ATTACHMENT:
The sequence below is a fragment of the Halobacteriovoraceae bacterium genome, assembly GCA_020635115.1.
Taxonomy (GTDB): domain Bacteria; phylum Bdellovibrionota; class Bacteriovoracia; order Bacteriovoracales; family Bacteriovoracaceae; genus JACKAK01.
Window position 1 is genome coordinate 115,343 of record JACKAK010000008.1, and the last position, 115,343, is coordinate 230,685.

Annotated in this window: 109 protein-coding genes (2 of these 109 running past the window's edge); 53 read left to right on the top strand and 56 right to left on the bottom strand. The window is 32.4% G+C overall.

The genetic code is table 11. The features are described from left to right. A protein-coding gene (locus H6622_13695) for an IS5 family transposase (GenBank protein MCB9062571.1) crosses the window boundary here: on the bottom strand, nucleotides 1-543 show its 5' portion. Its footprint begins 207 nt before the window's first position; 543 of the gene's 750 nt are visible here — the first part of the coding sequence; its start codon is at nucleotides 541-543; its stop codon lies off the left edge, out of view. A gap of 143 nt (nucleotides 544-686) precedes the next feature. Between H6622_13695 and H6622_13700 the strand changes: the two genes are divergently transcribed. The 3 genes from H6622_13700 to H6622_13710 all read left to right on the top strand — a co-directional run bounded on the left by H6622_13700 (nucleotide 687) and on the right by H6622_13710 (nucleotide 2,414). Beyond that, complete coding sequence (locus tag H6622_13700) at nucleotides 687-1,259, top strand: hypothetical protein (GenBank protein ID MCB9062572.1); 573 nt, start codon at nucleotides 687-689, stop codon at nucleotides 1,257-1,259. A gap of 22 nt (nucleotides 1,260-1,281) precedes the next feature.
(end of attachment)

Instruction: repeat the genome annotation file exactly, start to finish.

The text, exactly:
The sequence below is a fragment of the Halobacteriovoraceae bacterium genome, assembly GCA_020635115.1.
Taxonomy (GTDB): domain Bacteria; phylum Bdellovibrionota; class Bacteriovoracia; order Bacteriovoracales; family Bacteriovoracaceae; genus JACKAK01.
Window position 1 is genome coordinate 115,343 of record JACKAK010000008.1, and the last position, 115,343, is coordinate 230,685.

Annotated in this window: 109 protein-coding genes (2 of these 109 running past the window's edge); 53 read left to right on the top strand and 56 right to left on the bottom strand. The window is 32.4% G+C overall.

The genetic code is table 11. The features are described from left to right. A protein-coding gene (locus H6622_13695) for an IS5 family transposase (GenBank protein MCB9062571.1) crosses the window boundary here: on the bottom strand, nucleotides 1-543 show its 5' portion. Its footprint begins 207 nt before the window's first position; 543 of the gene's 750 nt are visible here — the first part of the coding sequence; its start codon is at nucleotides 541-543; its stop codon lies off the left edge, out of view. A gap of 143 nt (nucleotides 544-686) precedes the next feature. Between H6622_13695 and H6622_13700 the strand changes: the two genes are divergently transcribed. The 3 genes from H6622_13700 to H6622_13710 all read left to right on the top strand — a co-directional run bounded on the left by H6622_13700 (nucleotide 687) and on the right by H6622_13710 (nucleotide 2,414). Beyond that, complete coding sequence (locus tag H6622_13700) at nucleotides 687-1,259, top strand: hypothetical protein (GenBank protein ID MCB9062572.1); 573 nt, start codon at nucleotides 687-689, stop codon at nucleotides 1,257-1,259. A gap of 22 nt (nucleotides 1,260-1,281) precedes the next feature.